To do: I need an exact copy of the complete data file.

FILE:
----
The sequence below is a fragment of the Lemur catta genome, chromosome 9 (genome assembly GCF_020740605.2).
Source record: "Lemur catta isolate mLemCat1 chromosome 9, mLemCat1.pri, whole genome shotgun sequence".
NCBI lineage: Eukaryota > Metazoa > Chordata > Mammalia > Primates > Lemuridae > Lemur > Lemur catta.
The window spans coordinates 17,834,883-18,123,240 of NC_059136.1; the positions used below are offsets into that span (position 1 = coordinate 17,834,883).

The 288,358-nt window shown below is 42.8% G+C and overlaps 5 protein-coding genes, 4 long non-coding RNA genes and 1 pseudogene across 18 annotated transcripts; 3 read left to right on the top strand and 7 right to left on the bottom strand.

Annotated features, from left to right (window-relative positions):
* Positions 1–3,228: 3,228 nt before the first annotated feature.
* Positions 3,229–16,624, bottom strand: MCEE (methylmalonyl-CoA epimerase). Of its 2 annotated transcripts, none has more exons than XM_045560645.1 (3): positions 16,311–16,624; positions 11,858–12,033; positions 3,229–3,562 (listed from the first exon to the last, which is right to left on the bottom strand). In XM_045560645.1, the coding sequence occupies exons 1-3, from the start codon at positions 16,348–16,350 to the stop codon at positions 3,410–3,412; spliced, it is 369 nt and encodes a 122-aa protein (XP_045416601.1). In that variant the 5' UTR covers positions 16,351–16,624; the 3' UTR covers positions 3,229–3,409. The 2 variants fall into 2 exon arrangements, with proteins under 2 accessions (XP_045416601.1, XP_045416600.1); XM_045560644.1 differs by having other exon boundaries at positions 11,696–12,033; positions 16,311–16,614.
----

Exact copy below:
The sequence below is a fragment of the Lemur catta genome, chromosome 9 (genome assembly GCF_020740605.2).
Source record: "Lemur catta isolate mLemCat1 chromosome 9, mLemCat1.pri, whole genome shotgun sequence".
NCBI lineage: Eukaryota > Metazoa > Chordata > Mammalia > Primates > Lemuridae > Lemur > Lemur catta.
The window spans coordinates 17,834,883-18,123,240 of NC_059136.1; the positions used below are offsets into that span (position 1 = coordinate 17,834,883).

The 288,358-nt window shown below is 42.8% G+C and overlaps 5 protein-coding genes, 4 long non-coding RNA genes and 1 pseudogene across 18 annotated transcripts; 3 read left to right on the top strand and 7 right to left on the bottom strand.

Annotated features, from left to right (window-relative positions):
* Positions 1–3,228: 3,228 nt before the first annotated feature.
* Positions 3,229–16,624, bottom strand: MCEE (methylmalonyl-CoA epimerase). Of its 2 annotated transcripts, none has more exons than XM_045560645.1 (3): positions 16,311–16,624; positions 11,858–12,033; positions 3,229–3,562 (listed from the first exon to the last, which is right to left on the bottom strand). In XM_045560645.1, the coding sequence occupies exons 1-3, from the start codon at positions 16,348–16,350 to the stop codon at positions 3,410–3,412; spliced, it is 369 nt and encodes a 122-aa protein (XP_045416601.1). In that variant the 5' UTR covers positions 16,351–16,624; the 3' UTR covers positions 3,229–3,409. The 2 variants fall into 2 exon arrangements, with proteins under 2 accessions (XP_045416601.1, XP_045416600.1); XM_045560644.1 differs by having other exon boundaries at positions 11,696–12,033; positions 16,311–16,614.